there was a panic. Several of tbe coats were
afterward recovered in a pawn shop, but the
thief is Btill at large.
pE IMPATIENT POTATO BUG.
He Doesn't Walt for tbe Plant This Year
but DIrs Torlt.
tbe Philadelphia Record.)
voracious potato bug has already mad e
ppearanco In the country in Immense
ers, thanks to the hoc weather, and all
thisStato and New Jersey the farmers
started In to fight him. The dealers In
) week ailing orders for destroyers of tbe
farmirs' sapnllca in this city have been busy
inner from Berwvn stated yesterday that
on his farm the bugs had dug down into the
ground lor the potato plants, a proceeding un
heard of before. In soma portions of the State
. which attack grapevines and rose
Nearly every one is occasionally troubled
with bilious attacks, more especially in the
spring months, after the svstem has been sur
feited with hearty food during the winter. Tbe
action of the Liver Is interfered with, causing
an overflow of bile into the blood. The blood
carries this bile into every part of the system,
causing yellow skin, yellow eyes, liver spots,
etc., and often serious cases of bilious fever
originate from this bile poisoned blood. A
few doses of Burdock Blood Bitters, taken on
appearance of bilious symptoms, will remove
them and protect the system from a probable
Run Down in the Spring.
I am nsl'ig Burdock Blood Bit
ters for Sick Headache and Bil
iousness. It is the best medicine 1
ever took. I was so run down this
spring from overwork that my
husband urged me to see a doctor.
I was scarcely able to stand and
concluded to try B. B. Bitters first;
the first bottle is not yet finished,
bnt I can go about mv work with
pleasure already. I shall take an
Mrs. Johk Donnelly,
care of Edward Doolet,
15 Lyman btreet, Springfield,
I tell you for the benefit of oth
ers what Burdock Blood Bitters
has done for me. I have been a
sufferer for years from Liver Com
plaint and weak stomach. At
times I was so bad that I would
apply to our family physician for
relief, which would be bnt tempor
ary.Last falll bad an nmisuall v bad
spell. Jly mother bought a bottle
of Burdock Blood Bitters, and it
Pivfl Tnn frrpat relipf. It hfflnoH
me more than anything I have""
ever tasen. It Is also excellent
for constipation. Mrs. Lizzie
Ububu, Ickesburg. Perry Co., Pa.
Last spring my health became very poor. I
had no appetite and my liver tronbled me. I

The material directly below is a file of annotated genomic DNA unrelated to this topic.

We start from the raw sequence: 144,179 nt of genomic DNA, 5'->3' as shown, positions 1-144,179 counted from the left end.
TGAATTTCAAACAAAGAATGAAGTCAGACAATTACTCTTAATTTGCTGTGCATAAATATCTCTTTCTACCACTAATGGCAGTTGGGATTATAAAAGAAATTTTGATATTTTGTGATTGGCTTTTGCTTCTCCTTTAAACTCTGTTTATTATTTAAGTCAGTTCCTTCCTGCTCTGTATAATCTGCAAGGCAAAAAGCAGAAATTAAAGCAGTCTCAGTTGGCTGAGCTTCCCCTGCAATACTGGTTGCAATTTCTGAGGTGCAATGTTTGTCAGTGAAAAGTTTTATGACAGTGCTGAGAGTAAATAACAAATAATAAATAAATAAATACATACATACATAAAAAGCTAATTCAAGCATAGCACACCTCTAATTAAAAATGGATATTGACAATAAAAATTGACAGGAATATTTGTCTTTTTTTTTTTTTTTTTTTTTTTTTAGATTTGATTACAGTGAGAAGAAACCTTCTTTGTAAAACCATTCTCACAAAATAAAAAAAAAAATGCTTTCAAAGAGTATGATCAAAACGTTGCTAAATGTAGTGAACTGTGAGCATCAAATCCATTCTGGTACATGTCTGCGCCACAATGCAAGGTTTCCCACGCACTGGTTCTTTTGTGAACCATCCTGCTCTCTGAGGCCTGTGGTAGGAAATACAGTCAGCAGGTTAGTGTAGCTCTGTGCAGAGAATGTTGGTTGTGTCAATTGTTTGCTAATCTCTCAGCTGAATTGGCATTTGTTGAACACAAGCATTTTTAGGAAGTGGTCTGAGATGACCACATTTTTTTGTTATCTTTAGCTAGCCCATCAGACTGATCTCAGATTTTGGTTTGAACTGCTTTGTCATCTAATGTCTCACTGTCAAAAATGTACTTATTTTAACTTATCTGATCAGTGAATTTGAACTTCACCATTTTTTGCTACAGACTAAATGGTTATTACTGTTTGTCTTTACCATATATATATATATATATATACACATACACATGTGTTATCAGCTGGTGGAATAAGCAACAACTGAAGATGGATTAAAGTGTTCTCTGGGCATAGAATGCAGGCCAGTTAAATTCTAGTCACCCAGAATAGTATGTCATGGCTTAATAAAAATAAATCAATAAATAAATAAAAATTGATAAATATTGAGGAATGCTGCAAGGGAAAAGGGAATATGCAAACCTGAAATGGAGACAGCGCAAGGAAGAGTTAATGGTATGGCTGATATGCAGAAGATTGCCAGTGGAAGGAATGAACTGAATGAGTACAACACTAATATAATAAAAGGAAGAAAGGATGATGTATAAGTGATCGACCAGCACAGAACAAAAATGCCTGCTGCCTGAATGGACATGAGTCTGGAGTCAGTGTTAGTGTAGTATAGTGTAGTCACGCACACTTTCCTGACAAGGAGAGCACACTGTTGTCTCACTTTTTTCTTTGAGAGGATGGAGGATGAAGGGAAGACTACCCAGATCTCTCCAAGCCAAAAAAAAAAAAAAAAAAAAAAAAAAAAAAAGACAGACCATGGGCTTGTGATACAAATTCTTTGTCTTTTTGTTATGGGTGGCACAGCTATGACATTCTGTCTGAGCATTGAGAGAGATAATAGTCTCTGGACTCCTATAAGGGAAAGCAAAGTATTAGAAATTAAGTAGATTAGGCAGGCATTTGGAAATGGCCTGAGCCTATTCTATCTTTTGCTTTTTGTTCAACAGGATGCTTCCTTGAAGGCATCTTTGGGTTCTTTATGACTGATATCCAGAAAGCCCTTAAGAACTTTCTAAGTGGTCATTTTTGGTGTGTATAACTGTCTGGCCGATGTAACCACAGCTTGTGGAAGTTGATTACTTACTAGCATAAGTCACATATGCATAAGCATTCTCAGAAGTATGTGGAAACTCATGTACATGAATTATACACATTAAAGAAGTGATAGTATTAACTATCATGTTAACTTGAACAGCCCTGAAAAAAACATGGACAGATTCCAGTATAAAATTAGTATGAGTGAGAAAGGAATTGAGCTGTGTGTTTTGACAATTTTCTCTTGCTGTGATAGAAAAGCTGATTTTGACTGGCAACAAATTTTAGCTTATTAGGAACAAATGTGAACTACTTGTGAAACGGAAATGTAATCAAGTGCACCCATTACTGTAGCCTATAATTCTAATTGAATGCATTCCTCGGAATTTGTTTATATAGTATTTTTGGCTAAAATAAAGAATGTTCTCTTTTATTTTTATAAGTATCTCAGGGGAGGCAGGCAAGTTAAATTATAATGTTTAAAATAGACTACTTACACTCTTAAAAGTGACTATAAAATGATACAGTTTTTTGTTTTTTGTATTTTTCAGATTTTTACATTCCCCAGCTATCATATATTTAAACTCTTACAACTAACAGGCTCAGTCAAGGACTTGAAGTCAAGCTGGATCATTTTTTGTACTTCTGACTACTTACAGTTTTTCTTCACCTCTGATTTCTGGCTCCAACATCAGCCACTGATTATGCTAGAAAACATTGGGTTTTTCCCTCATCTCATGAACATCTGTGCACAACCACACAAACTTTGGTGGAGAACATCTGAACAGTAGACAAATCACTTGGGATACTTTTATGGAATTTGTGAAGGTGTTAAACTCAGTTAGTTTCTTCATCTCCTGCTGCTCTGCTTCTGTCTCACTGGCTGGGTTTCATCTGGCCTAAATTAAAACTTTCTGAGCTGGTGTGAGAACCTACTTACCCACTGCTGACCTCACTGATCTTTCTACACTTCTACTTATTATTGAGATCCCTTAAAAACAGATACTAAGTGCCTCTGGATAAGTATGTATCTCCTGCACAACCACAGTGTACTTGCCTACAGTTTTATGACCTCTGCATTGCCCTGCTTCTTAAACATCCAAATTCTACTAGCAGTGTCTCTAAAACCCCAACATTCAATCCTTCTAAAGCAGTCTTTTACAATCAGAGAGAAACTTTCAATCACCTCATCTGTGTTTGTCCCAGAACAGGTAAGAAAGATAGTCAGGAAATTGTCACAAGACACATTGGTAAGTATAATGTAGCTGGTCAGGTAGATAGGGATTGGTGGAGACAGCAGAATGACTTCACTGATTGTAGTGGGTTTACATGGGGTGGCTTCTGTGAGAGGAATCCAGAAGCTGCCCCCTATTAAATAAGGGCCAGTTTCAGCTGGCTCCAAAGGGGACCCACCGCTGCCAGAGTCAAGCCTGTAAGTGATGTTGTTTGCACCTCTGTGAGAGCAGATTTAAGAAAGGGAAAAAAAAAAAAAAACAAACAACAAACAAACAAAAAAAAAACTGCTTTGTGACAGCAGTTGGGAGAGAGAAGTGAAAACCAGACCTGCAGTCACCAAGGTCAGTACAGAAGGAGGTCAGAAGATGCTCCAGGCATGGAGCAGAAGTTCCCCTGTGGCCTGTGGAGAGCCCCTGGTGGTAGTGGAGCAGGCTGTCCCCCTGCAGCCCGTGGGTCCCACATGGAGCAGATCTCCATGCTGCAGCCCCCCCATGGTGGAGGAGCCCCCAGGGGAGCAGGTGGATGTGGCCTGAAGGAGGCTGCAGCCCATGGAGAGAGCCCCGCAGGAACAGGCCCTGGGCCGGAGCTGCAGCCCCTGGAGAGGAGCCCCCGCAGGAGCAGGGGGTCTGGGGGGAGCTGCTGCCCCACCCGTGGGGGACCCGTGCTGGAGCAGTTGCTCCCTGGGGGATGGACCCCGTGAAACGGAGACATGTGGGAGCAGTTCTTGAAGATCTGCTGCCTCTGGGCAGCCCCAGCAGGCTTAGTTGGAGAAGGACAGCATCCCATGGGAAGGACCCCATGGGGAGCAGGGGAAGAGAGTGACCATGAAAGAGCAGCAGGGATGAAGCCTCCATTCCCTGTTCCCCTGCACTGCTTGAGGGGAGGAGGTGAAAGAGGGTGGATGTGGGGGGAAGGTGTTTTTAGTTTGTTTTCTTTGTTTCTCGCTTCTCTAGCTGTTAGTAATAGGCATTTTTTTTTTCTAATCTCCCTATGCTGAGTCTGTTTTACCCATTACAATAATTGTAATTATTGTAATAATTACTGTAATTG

used several medicines, bnt obtained no relief
until I was finallv persntded to try Burdock
Blood Bitters. This medicine enred me.
Flachville. N. Y.
If you suffer from Headache, Nausea, Dizix
ness, Faintncss, Alternate Costiveness and
Diarrhoea, Yellow Complexion, Weakness, Ach
ing Shoulders or any other symptom of bilious
ness or Liver Complaint, procure a bottle of
B. B. B., which will correct the clogged condi
tion of the Liver, cleanse the blood of all fan.
purities and tone up the entire system. It is
an acknowledged fact by all who have used
BURDOCK BLOOD BITTERS THAT ONE
BOTTLE CONTAINS MORE CURATIVE
PROPERTIES THAN GALLONS OP ANY
OTHER MEDICINE KNOWN.
A Horrible -Condition.
I was in a horrible condition from
dyspepsia and a combination of other
complaints. In the morning when I
got out of bed It seemed as if I could
not stand up on account of dizziness.
Hearing Burdock Blood Bitters high
ly recommended, I am now using tho
first bottle, and, although not having
used quite a full bottle, the dizziness
has entirely disappeared and I am
mnch better of my other complaints.
I have tried many other medicines,
with no relief.
25 E. Ransom st, Kalamazoo. Mich,
I had been troubled with Liver
Complaint, Indigestion and Palpita
tlon of the Heart for five or six veirs
and could get nothing to do me any
good until I tried B.B.B. I used 13
ootties anu now 1 am a sound man. X
feel better than I ever did in my life.
My digestion became all right and I
have no more trouble with my heart.
I feel very cratefnl toward B. B. B.
and feel like recommending It every
where. Yours resDcctfnllv. Franz
Hickman, New Straitsville. Perry
I have been taking Bnrdock Blood Bitters
and using it in my family this spring. For
three years I have had the dyspepsia. I got a
bottle or two of your Bitters and they have
cured me, and I never felt better In my life. It
is a Bure core for dyspepsia, and best medicine
I know of. H. BCHTH.ETH. Covert. Mich.
WHO IS THIS MAN?
He ia the man with the greatest and best record o!
any man in his class. He served the U. S. Govern
ment twenty-two and a half years, aa
SCOOT, GDIDE AHD HTORETER,
In 1866 he conquered the largest savage tribe of In
dians west of the Bockies; in 1873 he killed and
captured all of the hostile Modocs, accomplishing
more effectual service for the Government than any
man, living or dead. He introduced Ka-ton-ka to
Donald MoKay. the whito people In 1676, and this simple Indian
medicine has accomplished more cure3 than any filmltnx medicine known
to civilization. The
OREGON INDIANS -
first used it to eradicate the Poisonous Blood Taints contracted from tin t
white adventurers. It cures
DYSPEPSIA, LIVER COMPLAINT AND DISEASED KIDNEYS,
All druggists kevep it. It has been imitated and counterfeited.
The genuine has the name blown in the bottle and a cut, of the greatest'